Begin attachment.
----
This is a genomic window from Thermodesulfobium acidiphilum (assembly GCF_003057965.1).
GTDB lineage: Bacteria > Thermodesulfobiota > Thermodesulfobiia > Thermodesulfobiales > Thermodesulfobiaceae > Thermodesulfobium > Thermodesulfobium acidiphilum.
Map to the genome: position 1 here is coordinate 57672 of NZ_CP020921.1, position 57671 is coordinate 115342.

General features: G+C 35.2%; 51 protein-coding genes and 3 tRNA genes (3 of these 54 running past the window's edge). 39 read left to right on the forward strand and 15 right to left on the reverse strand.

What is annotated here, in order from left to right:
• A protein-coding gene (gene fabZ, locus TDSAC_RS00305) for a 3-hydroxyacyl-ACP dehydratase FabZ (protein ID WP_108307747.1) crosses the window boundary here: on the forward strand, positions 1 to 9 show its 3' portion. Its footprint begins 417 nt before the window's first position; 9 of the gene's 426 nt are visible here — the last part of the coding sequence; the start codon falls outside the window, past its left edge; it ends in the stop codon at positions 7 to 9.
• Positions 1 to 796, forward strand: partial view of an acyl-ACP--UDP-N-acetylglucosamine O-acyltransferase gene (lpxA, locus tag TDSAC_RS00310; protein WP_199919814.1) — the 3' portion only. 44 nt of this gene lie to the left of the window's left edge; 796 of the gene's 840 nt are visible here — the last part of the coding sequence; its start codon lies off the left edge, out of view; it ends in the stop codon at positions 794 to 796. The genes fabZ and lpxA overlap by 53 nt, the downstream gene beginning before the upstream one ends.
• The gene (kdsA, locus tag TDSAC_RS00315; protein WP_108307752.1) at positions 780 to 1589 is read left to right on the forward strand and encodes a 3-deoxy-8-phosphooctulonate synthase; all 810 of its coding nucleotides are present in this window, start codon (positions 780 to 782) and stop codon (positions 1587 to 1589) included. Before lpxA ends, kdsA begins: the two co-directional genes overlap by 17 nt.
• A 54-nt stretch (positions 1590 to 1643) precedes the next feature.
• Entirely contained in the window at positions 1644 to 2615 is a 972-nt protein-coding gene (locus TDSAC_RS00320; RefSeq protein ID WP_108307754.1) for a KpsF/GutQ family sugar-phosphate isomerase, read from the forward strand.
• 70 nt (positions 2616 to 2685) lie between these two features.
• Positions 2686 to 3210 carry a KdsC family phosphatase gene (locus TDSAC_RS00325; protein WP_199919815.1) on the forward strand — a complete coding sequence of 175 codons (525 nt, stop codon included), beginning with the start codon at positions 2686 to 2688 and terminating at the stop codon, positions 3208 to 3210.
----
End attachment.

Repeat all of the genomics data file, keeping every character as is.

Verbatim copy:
This is a genomic window from Thermodesulfobium acidiphilum (assembly GCF_003057965.1).
GTDB lineage: Bacteria > Thermodesulfobiota > Thermodesulfobiia > Thermodesulfobiales > Thermodesulfobiaceae > Thermodesulfobium > Thermodesulfobium acidiphilum.
Map to the genome: position 1 here is coordinate 57672 of NZ_CP020921.1, position 57671 is coordinate 115342.

General features: G+C 35.2%; 51 protein-coding genes and 3 tRNA genes (3 of these 54 running past the window's edge). 39 read left to right on the forward strand and 15 right to left on the reverse strand.

What is annotated here, in order from left to right:
• A protein-coding gene (gene fabZ, locus TDSAC_RS00305) for a 3-hydroxyacyl-ACP dehydratase FabZ (protein ID WP_108307747.1) crosses the window boundary here: on the forward strand, positions 1 to 9 show its 3' portion. Its footprint begins 417 nt before the window's first position; 9 of the gene's 426 nt are visible here — the last part of the coding sequence; the start codon falls outside the window, past its left edge; it ends in the stop codon at positions 7 to 9.
• Positions 1 to 796, forward strand: partial view of an acyl-ACP--UDP-N-acetylglucosamine O-acyltransferase gene (lpxA, locus tag TDSAC_RS00310; protein WP_199919814.1) — the 3' portion only. 44 nt of this gene lie to the left of the window's left edge; 796 of the gene's 840 nt are visible here — the last part of the coding sequence; its start codon lies off the left edge, out of view; it ends in the stop codon at positions 794 to 796. The genes fabZ and lpxA overlap by 53 nt, the downstream gene beginning before the upstream one ends.
• The gene (kdsA, locus tag TDSAC_RS00315; protein WP_108307752.1) at positions 780 to 1589 is read left to right on the forward strand and encodes a 3-deoxy-8-phosphooctulonate synthase; all 810 of its coding nucleotides are present in this window, start codon (positions 780 to 782) and stop codon (positions 1587 to 1589) included. Before lpxA ends, kdsA begins: the two co-directional genes overlap by 17 nt.
• A 54-nt stretch (positions 1590 to 1643) precedes the next feature.
• Entirely contained in the window at positions 1644 to 2615 is a 972-nt protein-coding gene (locus TDSAC_RS00320; RefSeq protein ID WP_108307754.1) for a KpsF/GutQ family sugar-phosphate isomerase, read from the forward strand.
• 70 nt (positions 2616 to 2685) lie between these two features.
• Positions 2686 to 3210 carry a KdsC family phosphatase gene (locus TDSAC_RS00325; protein WP_199919815.1) on the forward strand — a complete coding sequence of 175 codons (525 nt, stop codon included), beginning with the start codon at positions 2686 to 2688 and terminating at the stop codon, positions 3208 to 3210.